State laws are not in themselves the explanation for the absence of US moral hazard. The primary explanation is that the right precedent was set in 1841 when the federal government declined the opportunity to bail out eight troubled states and let them default (Dove 2012). Euro leaders should have done the same with Greece a year or two ago. A second (related) explanation for absence of moral hazard in the US federal system is that, ever since 1841, when American states start to run up questionable levels of debt the private market demands an interest rate premium to compensate for the default risk (Bayoumi et al. 1995). The premium acts as an automatic disincentive to further profligacy (Alessina et al. 1992). This mechanism should have operated after the euro was created in 1999, but it never did: Greece and the other high-borrowers were able to borrow at interest rates that – disturbingly – had fallen virtually to the same levels as German bunds.

The final explanation is that when citizens started to ask more from their public sectors in the 20th century (defence, entitlement spending, etc.), the expansion in the case of the United States took place at the federal level, not the state level. For this reason even the fiscally most dysfunctional of the American states, which is probably California, does not operate on a scale remotely like European national governments. US federal spending is 24% of GDP versus an EU budget of 1.2% of GDP. Europeans are not ready to transfer most spending and taxation from the national to the federal level. And even if they decide some day that they are ready, if the bailout precedent still stands then this federalisation will not solve the moral hazard problem regarding the spending that remains at the national level.

The version of Eurobonds that might work is almost the reverse of the Germans’ Redemption Fund proposal. It goes under the more colourful name of ‘blue bonds’, originally proposed two years ago by Jacques Delpla and Jakob von Weizäcker at the think tank Bruegel (Delpa and von Weizäcker 2010). Under this plan, only debt issued by national authorities below the 60% criteria could receive Eurozone backing, be declared senior, and effectively become Eurobonds. These are the ‘blue bonds’ that would be viewed as safe by investors. When a country issued debt above the 60% threshold, the resulting junior ‘red bonds’ would lose Eurozone backing. The individual member state would be liable for them. This proposal structures the incentives ‘right side up’.

The blue bonds proposal has been extensively debated in Europe. As usual in such controversies, many participants in the euro debate fixate on one evil or the other – moral hazard or austerity – and fail to grapple with practical proposals to balance the two.

As I see the plan, the private markets could make the judgement as to whether a country was in the process of crossing the threshold, even before the final statistics were available, and therefore assess whether default risk on the new red bonds required an interest rate premium. If private investors judged that the new debt had genuinely been incurred in temporary circumstances beyond the government’s control (say a weather disaster), then they would not impose a large interest rate penalty. Otherwise, the sovereign risk premium mechanism would operate on the red bonds, much as it does among American states, and much as it did in Italy, Greece and the others before they joined the euro. Similarly, if the ECB after 2000 had operated under a rule prohibiting it from accepting as collateral the debt of SGP-noncompliant countries, the resulting default risk premium might possibly have headed off the entire euro sovereign debt problem early in the decade (Frankel 2011a, 2011b).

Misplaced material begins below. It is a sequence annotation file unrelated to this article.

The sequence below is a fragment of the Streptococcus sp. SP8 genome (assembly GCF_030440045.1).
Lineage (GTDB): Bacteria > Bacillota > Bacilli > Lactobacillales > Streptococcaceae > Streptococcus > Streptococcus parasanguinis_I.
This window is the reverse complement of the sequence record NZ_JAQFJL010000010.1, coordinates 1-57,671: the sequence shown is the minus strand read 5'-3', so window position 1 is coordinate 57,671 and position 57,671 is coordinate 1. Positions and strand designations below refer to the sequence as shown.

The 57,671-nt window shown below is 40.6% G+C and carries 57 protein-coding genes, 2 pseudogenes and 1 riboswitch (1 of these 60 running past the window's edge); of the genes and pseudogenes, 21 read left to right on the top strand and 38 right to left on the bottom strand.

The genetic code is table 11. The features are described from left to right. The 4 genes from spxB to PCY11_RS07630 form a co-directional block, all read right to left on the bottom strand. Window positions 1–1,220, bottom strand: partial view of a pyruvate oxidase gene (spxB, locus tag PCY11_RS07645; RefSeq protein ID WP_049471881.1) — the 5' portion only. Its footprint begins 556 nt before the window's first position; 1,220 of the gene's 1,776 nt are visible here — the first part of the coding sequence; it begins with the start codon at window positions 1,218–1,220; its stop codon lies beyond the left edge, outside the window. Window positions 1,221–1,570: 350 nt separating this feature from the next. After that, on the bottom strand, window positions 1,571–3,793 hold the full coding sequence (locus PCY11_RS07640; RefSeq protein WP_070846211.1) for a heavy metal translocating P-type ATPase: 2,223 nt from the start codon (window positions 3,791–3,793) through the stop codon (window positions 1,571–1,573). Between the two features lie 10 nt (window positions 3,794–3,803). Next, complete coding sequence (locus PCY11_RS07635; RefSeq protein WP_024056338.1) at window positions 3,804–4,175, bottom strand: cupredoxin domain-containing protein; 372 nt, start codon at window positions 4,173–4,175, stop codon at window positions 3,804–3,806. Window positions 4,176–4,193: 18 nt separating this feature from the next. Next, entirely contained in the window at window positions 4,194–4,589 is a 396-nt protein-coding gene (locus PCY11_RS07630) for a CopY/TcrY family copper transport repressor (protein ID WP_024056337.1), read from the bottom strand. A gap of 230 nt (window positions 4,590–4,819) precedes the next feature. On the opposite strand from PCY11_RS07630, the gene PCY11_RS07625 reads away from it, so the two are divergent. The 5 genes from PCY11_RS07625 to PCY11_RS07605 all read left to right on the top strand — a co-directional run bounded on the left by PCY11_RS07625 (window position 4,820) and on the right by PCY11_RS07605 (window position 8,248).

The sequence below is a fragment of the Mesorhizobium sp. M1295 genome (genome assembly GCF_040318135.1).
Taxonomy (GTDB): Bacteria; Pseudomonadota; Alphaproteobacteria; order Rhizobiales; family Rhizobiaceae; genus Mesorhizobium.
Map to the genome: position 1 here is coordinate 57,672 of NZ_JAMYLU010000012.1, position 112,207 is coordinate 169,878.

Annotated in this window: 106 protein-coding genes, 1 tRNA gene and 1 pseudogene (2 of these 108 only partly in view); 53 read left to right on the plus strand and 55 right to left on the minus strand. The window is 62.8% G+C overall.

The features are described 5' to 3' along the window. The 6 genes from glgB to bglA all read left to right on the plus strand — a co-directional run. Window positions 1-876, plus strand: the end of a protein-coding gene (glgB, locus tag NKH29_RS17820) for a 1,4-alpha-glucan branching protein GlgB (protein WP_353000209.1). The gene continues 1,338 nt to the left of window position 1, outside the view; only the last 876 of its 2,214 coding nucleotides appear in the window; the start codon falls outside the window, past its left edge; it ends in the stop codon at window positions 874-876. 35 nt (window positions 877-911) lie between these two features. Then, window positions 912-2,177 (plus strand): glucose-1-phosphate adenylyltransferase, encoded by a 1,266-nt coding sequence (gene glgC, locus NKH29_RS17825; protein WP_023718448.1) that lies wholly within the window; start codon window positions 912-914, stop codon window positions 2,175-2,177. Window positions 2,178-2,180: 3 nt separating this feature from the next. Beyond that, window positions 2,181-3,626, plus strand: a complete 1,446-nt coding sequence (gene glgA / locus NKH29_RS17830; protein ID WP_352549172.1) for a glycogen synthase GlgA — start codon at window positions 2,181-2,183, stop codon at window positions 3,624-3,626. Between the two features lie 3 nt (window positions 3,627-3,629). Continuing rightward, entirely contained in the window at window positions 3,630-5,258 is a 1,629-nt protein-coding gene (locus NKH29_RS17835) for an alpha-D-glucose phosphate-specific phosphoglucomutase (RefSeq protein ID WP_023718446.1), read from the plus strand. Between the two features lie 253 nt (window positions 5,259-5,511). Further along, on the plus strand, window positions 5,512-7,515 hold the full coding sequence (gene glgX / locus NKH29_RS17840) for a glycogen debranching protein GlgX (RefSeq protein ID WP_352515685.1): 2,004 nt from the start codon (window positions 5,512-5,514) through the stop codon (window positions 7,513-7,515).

The point is that the red bond mechanism would be truly automatic, as desired. Perhaps in ambiguous borderline cases the judgement whether a country had truly exceeded the limit, or whether it was still in good standing so that its debt qualified for Eurobond status, would ultimately have to be made by a Eurozone agency or court, with an inevitable lag. But, in the meantime, private investors could apply informed views about the merits from moment to moment. The resulting market interest rates would provide the missing discipline. Compliance would not rely on discretionary letters from Brussels bureaucrats, which have proven toothless no matter how many exclamation points are put at the end of their penalty threats. Nor would it require unenforceable debt ceilings legislated at the national level. The US has one of those too. It has never had any effect, except on a very few occasions, when Congress has actively used the debt ceiling law to make everything worse (Frankel 2011d, 2011e).

Of course the euro countries cannot jump to a blue-bond / red-bond regime without first solving the problems of debt overhang and troubled banks that are front and centre. Otherwise, in today’s world, the plan by itself would be destabilising since it would put almost all countries immediately into the red. The debt paths that are currently unsustainable in many countries result from the combination of debt/GDP ratios that are already far in excess of 60%, combined with very high sovereign spreads and recessions in the most troubled countries. Relieving them of responsibility for debt up to 60% would be substantial assistance, but would not in itself restore sustainability to all members.

Thus Eurobonds are emphatically not the complete solution to these vexing problems. It is hard to say, at this late date, what the right short-term solutions are. In Greece’s case, it may be forced to default and to drop out of the euro. The banks and sovereigns in other countries will then have to be insulated from the conflagration through a combination of acronymic ‘bailout’ money (EFSF, ESM, ECB, ...) and serious policy conditionality, as always. Creating this fire break between Greece and the heart of Europe would have been far easier two years ago, before debt-to-GDP levels and sovereign spreads climbed so high and before the credibility of the euro leaders sank so low, or even one year ago (Frankel 2010, 2011b).

But one thing seems clear. German taxpayers, whose longstanding fears that they would be asked to bail out profligate Mediterranean euro members have been proven correct, will not be happy when asked to put up still more money in the cause of European integration by the same elites whose assurances of the last 20 years have proven false. They will at a minimum need some credible reason to believe that future repetitions have been rendered unlikely, that the bailout is ‘just this once’. Official assurances do not constitute that credible reason. Nor does the Fiscal Compact, in itself. The red bonds / blue bonds scheme just might.

A much condensed version of this posting appears in Project Syndicate, June 14, 2012.